An extraordinary laywoman and hospital worker of the 15th century, St. Catherine of Genoa*, wrote an important treatise on the nature of Purgatory. During November, the "month of the dead," Catholic Womanhood will feature some sections of this profound work, which illuminates the experience of the faithful departed after death-- not to satisfy curiosity, but to prepare those hoping, in St. Paul's words, to be "saved ... as through fire."
(*Not to be confused with the earlier saint, the Doctor of the Church Catherine of Siena)
This holy soul, while still in the flesh, was placed in the purgatory of the burning love of God, in whose flames she was purified from every stain, so that when she passed from this life she might be ready to enter the presence of God, her most sweet love.
By means of that flame of love she comprehended in her own soul the condition of the souls of the faithful in purgatory, where they are purified from the rust and stain of sins, from which they have not been cleansed in this world. And as in the purgatory of that divine flame she was united with the divine love and satisfied with all that was accomplished in her, she was enabled to comprehend the state of the souls in purgatory, and thus discovered concerning it:
As far as I can see, the souls in purgatory can have no choice but to be there; this God has most justly ordained by his divine decree. They cannot turn towards themselves and say: "I have committed such and such sins for which I deserve to remain here;" nor can they say: "Would that I had refrained from them, for then I should at this moment be in paradise;" nor again: "This soul will be released before me;" or "I shall be released before her."
They retain no memory of either good or evil respecting themselves or others which would increase their pain. They are so contented with the divine dispositions in their regard; and with doing all that is pleasing to God in that way which he chooses, that they cannot think of themselves, though they may strive to do so. They see nothing but the operation of the divine goodness which is so manifestly bringing them to God that they can reflect neither on their own profit nor on their hurt. Could they do so, they would not be in pure charity.
They see not that they suffer their pains in consequence of their sins, nor can they for a moment entertain that thought, for should they do so it would be an active imperfection, and that cannot exist in a state where there is no longer the possibility of sin.
At the moment of leaving this life they see why they are sent to purgatory, but never again, otherwise they would still retain something private, which has no place there. Being established in charity, they can never deviate therefrom by any defect, and have no will or desire, save the pure will of pure love, and can swerve from it in nothing. They can neither commit sin, nor merit by refraining from it.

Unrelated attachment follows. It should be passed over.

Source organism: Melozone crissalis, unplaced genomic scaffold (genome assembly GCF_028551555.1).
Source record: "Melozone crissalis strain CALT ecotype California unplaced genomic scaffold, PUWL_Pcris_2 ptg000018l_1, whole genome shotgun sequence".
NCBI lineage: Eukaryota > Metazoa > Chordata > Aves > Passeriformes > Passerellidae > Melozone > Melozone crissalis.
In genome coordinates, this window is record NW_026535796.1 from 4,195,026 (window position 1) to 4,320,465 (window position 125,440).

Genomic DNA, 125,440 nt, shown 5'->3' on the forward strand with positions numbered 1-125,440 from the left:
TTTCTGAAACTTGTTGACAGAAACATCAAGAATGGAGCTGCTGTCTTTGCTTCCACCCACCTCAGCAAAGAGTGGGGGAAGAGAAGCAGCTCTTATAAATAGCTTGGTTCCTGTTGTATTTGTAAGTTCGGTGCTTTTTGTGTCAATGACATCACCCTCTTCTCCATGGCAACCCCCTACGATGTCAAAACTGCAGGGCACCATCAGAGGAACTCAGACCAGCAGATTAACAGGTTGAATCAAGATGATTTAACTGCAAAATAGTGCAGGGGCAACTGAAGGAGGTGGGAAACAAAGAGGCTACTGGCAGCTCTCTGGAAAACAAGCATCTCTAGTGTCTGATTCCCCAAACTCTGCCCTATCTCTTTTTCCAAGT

There is no peace to be compared with that of the souls in purgatory, save that of the saints in paradise, and this peace is ever augmented by the inflowing of God into these souls, which increases in proportion as the impediments to it are removed. The rust of sin is the impediment, and this the fire continually consumes, so that the soul in this state is continually opening itself to admit the divine communication. As a covered surface can never reflect the sun, not through any defect in that orb, but simply from the resistance offered by the covering, so, if the covering be gradually removed, the surface will by little and little be opened to the sun and will more and more reflect his light.
So it is with the rust of sin, which is the covering of the soul. In purgatory the flames incessantly consume it, and as it disappears, the soul reflects more and more perfectly the true sun who is God. Its contentment increases as this rust wears away, and the soul is laid bare to the divine ray, and thus one increases and the other decreases until the time is accomplished. The pain never diminishes, although the time does, but as to the will, so united is it to God by pure charity, and so satisfied to be under his divine appointment, that these souls can never say their pains are pains.
On the other hand, it is true that they suffer torments which no tongue can describe nor any intelligence comprehend, unless it be revealed by such a special grace as that which God has vouchsafed to me, but which I am unable to explain. And this vision which God revealed to me has never departed from my memory. I will describe it as far as I am able, and they whose intellects our Lord will deign to open will understand me.
We should pray for the souls in Purgatory every day, especially those who have no one to pray for them. Imagine when you get to heaven, how many of them will be there to greet and thank you for their deliverance!